If my 18-year-old daughter, heading off to college this fall, told me today she’s going to college to start as a career as a sports TV journalist, my first reaction would be: Talk to those who are doing it, the ones you admire, and find out how they’re successful. Talk particularily to those who’ve been doing it more than 10 years. Beauty only goes so far in the visual media. You need context and content, not controversy. Remember Jill Arrington? (Try sidelinehotties.com).
That said, it’s disappointing that Erin Andrews hasn’t done more to stiffle the media that’s made her into a celebrity prop and done more to show her journalistic chops. Other female reporters can look at her as a perfect example of what not to do — on or off the field.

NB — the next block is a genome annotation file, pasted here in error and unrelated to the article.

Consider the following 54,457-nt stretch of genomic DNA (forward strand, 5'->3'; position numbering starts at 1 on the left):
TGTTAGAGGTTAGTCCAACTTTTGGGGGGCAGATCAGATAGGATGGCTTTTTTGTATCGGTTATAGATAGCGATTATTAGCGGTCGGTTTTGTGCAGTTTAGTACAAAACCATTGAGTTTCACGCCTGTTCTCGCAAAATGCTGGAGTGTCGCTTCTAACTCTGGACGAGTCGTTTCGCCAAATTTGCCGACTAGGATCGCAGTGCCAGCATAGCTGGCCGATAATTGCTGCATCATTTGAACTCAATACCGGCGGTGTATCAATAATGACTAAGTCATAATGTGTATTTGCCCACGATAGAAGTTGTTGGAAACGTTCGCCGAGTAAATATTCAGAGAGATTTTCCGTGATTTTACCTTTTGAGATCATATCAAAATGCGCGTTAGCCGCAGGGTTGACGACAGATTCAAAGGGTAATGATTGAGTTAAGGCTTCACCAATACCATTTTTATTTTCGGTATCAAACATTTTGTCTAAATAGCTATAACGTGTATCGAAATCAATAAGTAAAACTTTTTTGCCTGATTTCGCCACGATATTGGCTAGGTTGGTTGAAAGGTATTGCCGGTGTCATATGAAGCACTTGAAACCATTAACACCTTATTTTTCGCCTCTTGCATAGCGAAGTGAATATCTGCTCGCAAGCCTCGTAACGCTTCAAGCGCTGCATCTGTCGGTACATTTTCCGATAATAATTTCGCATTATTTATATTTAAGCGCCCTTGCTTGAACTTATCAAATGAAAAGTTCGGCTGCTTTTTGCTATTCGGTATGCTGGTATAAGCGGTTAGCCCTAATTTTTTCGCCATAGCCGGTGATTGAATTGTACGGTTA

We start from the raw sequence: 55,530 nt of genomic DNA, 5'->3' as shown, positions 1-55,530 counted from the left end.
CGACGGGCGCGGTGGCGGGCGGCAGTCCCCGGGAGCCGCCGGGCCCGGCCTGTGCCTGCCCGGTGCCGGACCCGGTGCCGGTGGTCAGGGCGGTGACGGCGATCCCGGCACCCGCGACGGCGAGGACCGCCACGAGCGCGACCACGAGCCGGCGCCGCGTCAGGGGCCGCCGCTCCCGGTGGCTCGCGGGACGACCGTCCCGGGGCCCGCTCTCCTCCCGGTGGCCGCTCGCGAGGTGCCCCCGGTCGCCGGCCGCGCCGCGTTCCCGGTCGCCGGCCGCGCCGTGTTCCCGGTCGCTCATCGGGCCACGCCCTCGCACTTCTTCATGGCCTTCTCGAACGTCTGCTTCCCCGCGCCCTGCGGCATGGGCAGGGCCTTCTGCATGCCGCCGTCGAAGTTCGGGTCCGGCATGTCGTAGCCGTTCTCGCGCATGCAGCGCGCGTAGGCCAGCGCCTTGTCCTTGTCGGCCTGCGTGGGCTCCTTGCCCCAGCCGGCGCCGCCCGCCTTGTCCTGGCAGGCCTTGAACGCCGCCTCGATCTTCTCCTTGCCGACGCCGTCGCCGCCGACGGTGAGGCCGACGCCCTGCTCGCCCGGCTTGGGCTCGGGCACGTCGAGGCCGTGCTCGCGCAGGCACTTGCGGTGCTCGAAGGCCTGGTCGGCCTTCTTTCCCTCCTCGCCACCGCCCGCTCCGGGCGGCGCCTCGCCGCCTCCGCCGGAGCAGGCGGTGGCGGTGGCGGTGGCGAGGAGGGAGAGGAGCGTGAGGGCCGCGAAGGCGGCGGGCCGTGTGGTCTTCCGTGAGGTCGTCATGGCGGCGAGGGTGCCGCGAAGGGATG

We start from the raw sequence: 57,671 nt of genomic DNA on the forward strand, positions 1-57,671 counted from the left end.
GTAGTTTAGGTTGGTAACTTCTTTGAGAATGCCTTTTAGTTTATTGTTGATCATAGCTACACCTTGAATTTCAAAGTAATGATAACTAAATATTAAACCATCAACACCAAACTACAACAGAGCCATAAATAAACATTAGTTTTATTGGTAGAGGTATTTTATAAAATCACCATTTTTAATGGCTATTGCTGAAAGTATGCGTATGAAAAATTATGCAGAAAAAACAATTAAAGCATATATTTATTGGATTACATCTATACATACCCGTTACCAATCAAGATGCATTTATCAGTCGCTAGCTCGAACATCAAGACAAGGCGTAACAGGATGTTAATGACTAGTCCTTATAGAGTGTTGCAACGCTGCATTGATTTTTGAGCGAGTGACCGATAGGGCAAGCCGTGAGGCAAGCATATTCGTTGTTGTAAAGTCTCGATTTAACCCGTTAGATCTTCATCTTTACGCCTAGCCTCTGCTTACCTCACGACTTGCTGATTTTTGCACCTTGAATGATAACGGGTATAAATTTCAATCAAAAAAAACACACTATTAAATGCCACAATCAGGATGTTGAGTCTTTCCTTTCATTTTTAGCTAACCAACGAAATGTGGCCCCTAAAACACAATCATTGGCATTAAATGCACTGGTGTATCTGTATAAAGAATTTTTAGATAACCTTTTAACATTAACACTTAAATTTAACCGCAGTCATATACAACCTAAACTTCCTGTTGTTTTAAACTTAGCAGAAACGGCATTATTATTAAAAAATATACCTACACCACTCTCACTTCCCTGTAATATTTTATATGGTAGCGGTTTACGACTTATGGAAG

We’re not saying she’s at fault for having someone rig a video camera up to a hotel door and film her doing whatever she was doing inside — and then make it available on the Internet, despite all that ESPN has done over the last few weeks to stiffle it.
We’re in full agreement with the immediate response to this by USA Today’s Christine Brennan, who launched a Tweet the other day that, of course, was immediately misconstrued: “Women sports journalists need to be smart and not play the frat house. There are tons of nuts out there. Erin Andrews incident is bad, but to add perspective: there are 100s of women sports journalists who have never had this happen to them.”
It’s just that … you’ll see more when we try to get our heads around it for Friday’s media column….